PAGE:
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FEATURE-Shrinking Arctic ice to open shipping short-cuts
January 28, 2003
By Alister Doyle

KIRKENES, Norway (Reuters) - The shrinking Arctic icecap may open a fabled passage for ships between the Atlantic and Pacific Oceans within a decade, transforming an icy graveyard into a short-cut trade route.

Ship owners may be among the few to benefit from global warming in the extreme north, where the giant thaw is threatening traditional habitats for indigenous peoples and wildlife ranging from polar bears to caribou.

U.N. studies project that the Arctic may be free of ice in summertime by 2080. The polar passage, clogged by ice throughout seafaring history, may come to challenge the Panama and Suez canals.

"In the next 10 years I believe we will solve the problems of round-the-year goods transport through the Northern Sea Route," said Alexander Medvedev, general director of Russia's Murmansk Shipping Company.

"You can save at least 10-15 days on the voyage from Japan to Europe, especially in summertime," he told Reuters during a visit to Kirkenes on the Arctic tip of Norway.

The company now runs two or three ice-breaker-led voyages a year from Europe to Japan and back, hugging the Russian coast, and reckons the route can be opened year-round if Moscow makes big new investments.

On the other side of the Arctic, the Northwest Passage past Alaska and through a maze of islands off Canada is likely to take longer to be ice-free because it is further north. It also passes through straits that get blocked more easily by ice.

"For the Northwest Passage it will take another 20 years after conditions for the Northern Sea Route are favourable," said Peter Wadhams, professor of Ocean Physics at Cambridge University in England. "I'm sure it's going to happen -- the ice is retreating."


Yet insurance companies are likely to stay wary of both polar routes. High premiums, a need for ice-resistant hulls for ships and ice-breaker escorts may well wipe out the advantages of lower costs due to the shorter distance.

Mariners searched in vain for centuries for a short-cut from Europe to the Far East -- Columbus ran into North America in 1492 when he sailed west from Europe hoping to reach Japan.

The search for passages cost the lives of explorers including Dutchman Wilhelm Barents and Englishman Henry Hudson -- after whom the Barents Sea and Hudson Bay are named. Barents' ship ran aground in 1596 and Hudson died after a 1611 mutiny.

Other explorers were victims of cold or scurvy before a Finnish-Swedish expedition navigated the Northern Sea Route in 1878. The Norwegian Roald Amundsen was first to get through the Northwest Passage in 1906.

Even as the ice shrinks, it may take billions of dollars to open sea routes. Ports in northern Russia have deteriorated since the end of the Cold War when nuclear powered ice-breakers led warships between the Atlantic and Pacific.

"The obstacles are more economic and political -- you have to have a lot of infrastructure: navigational aids, search and rescue teams, the ability to clean up pollution," Wadhams said.

And environmentalists want safeguards to protect indigenous peoples in some of the world's largest wildernesses and to prevent a get-rich-quick rush for resources ranging from oil and gas to timber and minerals.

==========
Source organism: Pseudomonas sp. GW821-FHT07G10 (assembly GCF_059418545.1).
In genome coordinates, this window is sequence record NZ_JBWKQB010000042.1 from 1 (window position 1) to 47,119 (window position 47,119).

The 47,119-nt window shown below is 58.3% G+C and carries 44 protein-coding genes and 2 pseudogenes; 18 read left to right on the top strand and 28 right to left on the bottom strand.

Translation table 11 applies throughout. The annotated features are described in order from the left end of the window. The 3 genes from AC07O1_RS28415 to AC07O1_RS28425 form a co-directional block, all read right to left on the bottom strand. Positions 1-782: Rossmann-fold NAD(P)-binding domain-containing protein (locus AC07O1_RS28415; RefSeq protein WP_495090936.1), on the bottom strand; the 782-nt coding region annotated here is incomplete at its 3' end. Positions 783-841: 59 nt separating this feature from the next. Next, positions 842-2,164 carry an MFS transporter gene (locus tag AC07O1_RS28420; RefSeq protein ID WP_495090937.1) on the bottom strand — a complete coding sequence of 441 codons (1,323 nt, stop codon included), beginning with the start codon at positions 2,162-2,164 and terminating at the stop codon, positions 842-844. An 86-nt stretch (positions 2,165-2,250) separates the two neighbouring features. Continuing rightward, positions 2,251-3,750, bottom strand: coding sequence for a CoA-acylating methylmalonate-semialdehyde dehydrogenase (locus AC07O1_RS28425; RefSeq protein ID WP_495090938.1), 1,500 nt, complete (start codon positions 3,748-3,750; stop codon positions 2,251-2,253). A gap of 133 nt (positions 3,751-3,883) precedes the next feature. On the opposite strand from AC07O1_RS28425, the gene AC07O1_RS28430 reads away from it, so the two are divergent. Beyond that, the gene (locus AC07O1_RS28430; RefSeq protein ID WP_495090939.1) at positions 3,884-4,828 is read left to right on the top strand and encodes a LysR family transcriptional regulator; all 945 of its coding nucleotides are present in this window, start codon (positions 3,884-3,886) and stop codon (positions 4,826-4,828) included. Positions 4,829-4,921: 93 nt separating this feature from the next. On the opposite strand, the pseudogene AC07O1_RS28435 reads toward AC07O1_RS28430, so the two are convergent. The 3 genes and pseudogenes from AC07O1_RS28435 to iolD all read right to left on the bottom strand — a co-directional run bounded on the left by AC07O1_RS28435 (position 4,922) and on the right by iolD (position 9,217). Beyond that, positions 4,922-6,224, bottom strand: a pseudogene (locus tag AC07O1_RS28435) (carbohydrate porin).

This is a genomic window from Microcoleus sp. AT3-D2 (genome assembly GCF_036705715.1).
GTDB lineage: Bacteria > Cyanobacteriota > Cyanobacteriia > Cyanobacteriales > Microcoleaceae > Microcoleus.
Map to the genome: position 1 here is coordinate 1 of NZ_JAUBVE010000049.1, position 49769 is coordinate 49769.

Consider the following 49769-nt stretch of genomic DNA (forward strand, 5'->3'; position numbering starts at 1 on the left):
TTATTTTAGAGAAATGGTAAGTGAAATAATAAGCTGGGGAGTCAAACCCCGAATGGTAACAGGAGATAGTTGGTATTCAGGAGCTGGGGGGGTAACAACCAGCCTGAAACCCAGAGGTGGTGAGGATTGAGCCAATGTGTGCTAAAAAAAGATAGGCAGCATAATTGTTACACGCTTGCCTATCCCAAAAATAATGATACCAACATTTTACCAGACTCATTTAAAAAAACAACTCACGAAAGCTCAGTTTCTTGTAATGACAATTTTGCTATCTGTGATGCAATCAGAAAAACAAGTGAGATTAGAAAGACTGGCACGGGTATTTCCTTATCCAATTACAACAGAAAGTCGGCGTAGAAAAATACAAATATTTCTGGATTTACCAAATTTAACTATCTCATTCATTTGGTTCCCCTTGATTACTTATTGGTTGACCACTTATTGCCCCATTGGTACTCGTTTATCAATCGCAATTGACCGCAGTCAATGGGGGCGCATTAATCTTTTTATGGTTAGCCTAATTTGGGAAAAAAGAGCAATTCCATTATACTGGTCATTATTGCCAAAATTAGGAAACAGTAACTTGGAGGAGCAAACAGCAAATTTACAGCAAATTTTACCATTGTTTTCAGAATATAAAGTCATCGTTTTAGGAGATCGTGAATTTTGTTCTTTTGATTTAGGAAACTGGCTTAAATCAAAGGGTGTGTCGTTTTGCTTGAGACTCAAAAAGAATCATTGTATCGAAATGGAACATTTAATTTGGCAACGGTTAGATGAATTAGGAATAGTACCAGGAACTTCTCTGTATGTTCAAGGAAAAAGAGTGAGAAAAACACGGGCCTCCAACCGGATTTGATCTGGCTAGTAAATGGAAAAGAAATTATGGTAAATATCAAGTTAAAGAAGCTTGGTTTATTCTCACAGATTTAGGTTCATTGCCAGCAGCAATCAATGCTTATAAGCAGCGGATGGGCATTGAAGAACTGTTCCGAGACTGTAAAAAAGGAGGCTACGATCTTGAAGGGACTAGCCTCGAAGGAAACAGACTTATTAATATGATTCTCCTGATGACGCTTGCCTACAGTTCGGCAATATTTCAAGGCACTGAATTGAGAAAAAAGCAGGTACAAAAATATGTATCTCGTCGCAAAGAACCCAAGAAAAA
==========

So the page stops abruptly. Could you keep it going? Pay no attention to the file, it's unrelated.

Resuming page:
"Melting of the ice will make access far easier to northern Siberia and other wildernesses," said Svein Tveitdal, managing director of the U.N. Environment Programme's polar centre.

"There has to be a strategy for sustainable development of the Arctic. It mustn't become a sort of new Africa, where colonialists exploited the resources." About four million people live around the Arctic.

U.N. studies show that the Arctic ice has shrunk by about three percent a decade since the 1970s and that air temperatures have risen by about five Celsius in the past century.

The exploration of oil and gas fields will increase the risk of pollution such as the Exxon Valdez tanker spill off Alaska in 1989. Norway plans to open its first gas field in the Barents Sea in 2006.

The polar regions are most vulnerable to global warming, caused by burning fossil fuels like oil. Scientists say the emissions are blanketing the planet and pushing up temperatures.

In the Arctic, melting ice and snow exposes darker soil and rocks that trap heat. The sun's heat bounces back into space more readily at the equator than near the poles, where low slanting rays have to pass through thicker layers of atmosphere.


New polar routes will save about 4,000 nautical miles (7,400 km) on some routes from Europe to the Far East compared to southerly routes through Panama or Suez. Shipments could include cargoes like grains, frozen fish, oil and gas or cars.

And a route north of Canada, for instance, might save 6,000-8,000 nautical miles for a super tanker from Venezuela to Japan. Vessels too big to pass through the Panama Canal have to go round all of South America.

Japan has also expressed interest in transporting nuclear waste to Europe through the Arctic, a plan denounced by environmentalists who say it could get trapped in ice.

Rob Huebert, associate director for the Centre for Military and Strategic Studies at the University of Calgary in Canada, said one odd spin-off of global warming is that some regions are getting colder, complicating any shipping plans.

"In some areas the ice is getting thicker as it breaks up elsewhere," he said.

Willy Oestreng, a Norwegian professor of international affairs who led a global study of the Northern Sea Route in the 1990s, said Russia was ahead of Canada because of factors including more ports, albeit dilapidated, and ice-breakers.

"The differences are striking. The Northern Sea Route is more developed," he said. He noted that nickel had been shipped from northwest Russia year-round since the 1970s.

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